Settling, of course, is not what Thomas and colleagues intended when the book, album, and 1972 television special incarnations of Free to Be... were unleashed and promoted far and wide. Famous as the tube's consciousness-unraised That Girl, Thomas really wanted to let children know they were free to be themselves. Daphne Rubin-Vega explains as much in the Drama Dept.'s stage adaptation of the 30-year-old property. Appearing briefly in the guise of Thomas, Rubin-Vega confides she'd been reading children's books to a niece and had grown angry at how they perpetuated gender stereotypes.
So what did Thomas do to purge her outrage? She and producing partner Carol Hart asked a number of writer-friends including Carol Hall, Peter Stone, Carl Reiner, Dan Greenburg, Sheldon Harnick, Mary Rodgers, Bruce Hart, and Herb Gardner to invent a series of songs and sketches that would elbow out the old male/female canards. What the Thomas gang didn't notice, or chose to ignore, was that Fred Rogers had already made many of the same points on Mister Rogers' Neighborhood. More importantly, they didn't realize how thuddingly they had replaced one set of rigid views with another. But anyone in the Drama Dept. audience--and this includes children, likely as not--won't miss the hammering. Number after number reiterates the idea that assumptions like 'daddies work' and 'mommies stay home' are not necessarily true. An assaulted ticket-buyer is likely to want to shout "OK, already" at ditties and skits like the one where Rubin-Vega and Robert Ari play newborns trying to figure out what sex they are or the gloppy Rodgers and Hart (that's Mary and Bruce, not Richard and Lorenz) number "Girl Land," wherein the old taken-for-granteds about girliness are bid an ironic farewell.
Eventually, Thomas et al. become so insistent on squelching misguided aperçus that they fob off Sheldon Harnick's "Housework," in which it's stated categorically that adults hate to do chores and that anyone saying otherwise is wrong or lying. This came as a surprise to the fellow I took along, who said that he regards housework as a welcome chance to set aside his cares and set his mind to nothing more complicated than getting his surroundings in order. In Carol Hall's misspelled "It's Alright to Cry," the problem may be that at this late date, the urgent news is no longer urgent--it's a cliché. Alan Alda and disciples have been happily crying for years, as young viewers inured to television sitcoms are well aware.
That the Drama Dept. has resuscitated Free to Be...You and Me at a time when even the Sesame Street cadre is revising its education philosophy prompts the question: What were they thinking? And it's just as difficult to deduce what the show's writers were thinking. Given the quality of the contributions, it seems as if they wanted to lend a pal a hand and more or less agreed with her mission but weren't entirely inspired by it. None of them worked at his or her best, which is another way of saying that the normally clever and thoughtful Harnick, Hall, Stone, etc. came up with half-hearted, half-baked swipes at bettering children's self-esteem along the lines of (and no more sophisticated than) Fred Rogers's "I Like You As You Are" and "Won't You Be My Neighbor?"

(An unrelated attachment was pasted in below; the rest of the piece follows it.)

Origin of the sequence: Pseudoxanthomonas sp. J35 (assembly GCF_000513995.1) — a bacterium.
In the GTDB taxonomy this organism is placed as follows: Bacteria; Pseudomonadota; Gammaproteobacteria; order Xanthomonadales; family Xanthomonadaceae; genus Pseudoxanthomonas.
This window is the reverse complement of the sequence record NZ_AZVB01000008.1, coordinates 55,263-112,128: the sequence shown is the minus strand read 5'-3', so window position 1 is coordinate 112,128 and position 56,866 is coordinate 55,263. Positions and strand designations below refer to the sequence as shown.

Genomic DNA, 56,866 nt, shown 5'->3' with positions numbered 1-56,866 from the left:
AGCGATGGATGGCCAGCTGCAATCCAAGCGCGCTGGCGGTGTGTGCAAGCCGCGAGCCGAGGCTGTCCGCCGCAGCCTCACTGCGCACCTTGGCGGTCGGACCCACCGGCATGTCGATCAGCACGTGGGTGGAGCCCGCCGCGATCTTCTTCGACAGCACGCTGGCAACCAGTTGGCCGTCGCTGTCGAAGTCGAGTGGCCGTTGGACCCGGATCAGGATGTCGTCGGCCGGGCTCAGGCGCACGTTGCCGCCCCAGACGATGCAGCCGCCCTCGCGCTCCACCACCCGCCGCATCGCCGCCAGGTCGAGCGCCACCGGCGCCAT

Nobbs, Rubin-Vega, Ari, and Debbie Gravitte do what they can with the unyielding material and are bright and energetic about it. Nobbs, so good last season in Four--an altogether different type of show--sings light-heartedly. Gravitte gets to do a vamp version of Edward Kleban's "Let's Hear It For Babies" and, on ground familiar to her, she scores with those hoping to see something that approximates her Tony-winning rendition of Irving Berlin's "Mister Monotony." Rubin-Vega is far from Rent and The Rocky Horror Show here, but is a good sport. Ari has a likability about him, even when doubling on guitar and exhorting the audience to join in an evening-lengthening singalong to Shel Silverstein's "Helping." Musical director Sam Davis mans the onstage piano well. (The show, by the way, includes at least two numbers in addition to "Helping" during which printed lyrics are brought out to encourage communal singing. The Silverstein lyrics refer to certain kinds of unhelpful help as something "we all can do without." The same can be said of multiple singalongs.)
Dressed by Gregory A. Gale in 70's-like denim and tie-dye, the Free to Be... cast members often throw themselves into frugging motions, although no choreographer is listed in the program. My housework-loving friend insisted that the datedness of these elements was intentional; but why, I asked him, would anyone want to mount a show that not only sounds but looks old hat? At any rate, the '80s hip-hop hand jive that the actors employ on at least one occasion upends the "bow-to-the-70's" theory. Allen Moyer designed the set, which boasts brick walls painted a glossy black, a colorful show curtain, and a number of chairs and leatherette poofs.
Oscar Wilde once said of Charles Dickens's Old Curiosity Shop that "One must have a heart of stone to read the death of little Nell without laughing." Of Free to Be...You and Me, it might be said, "One must have a heart of stone to attend this show and not get the urge to write naughty parodies of it."
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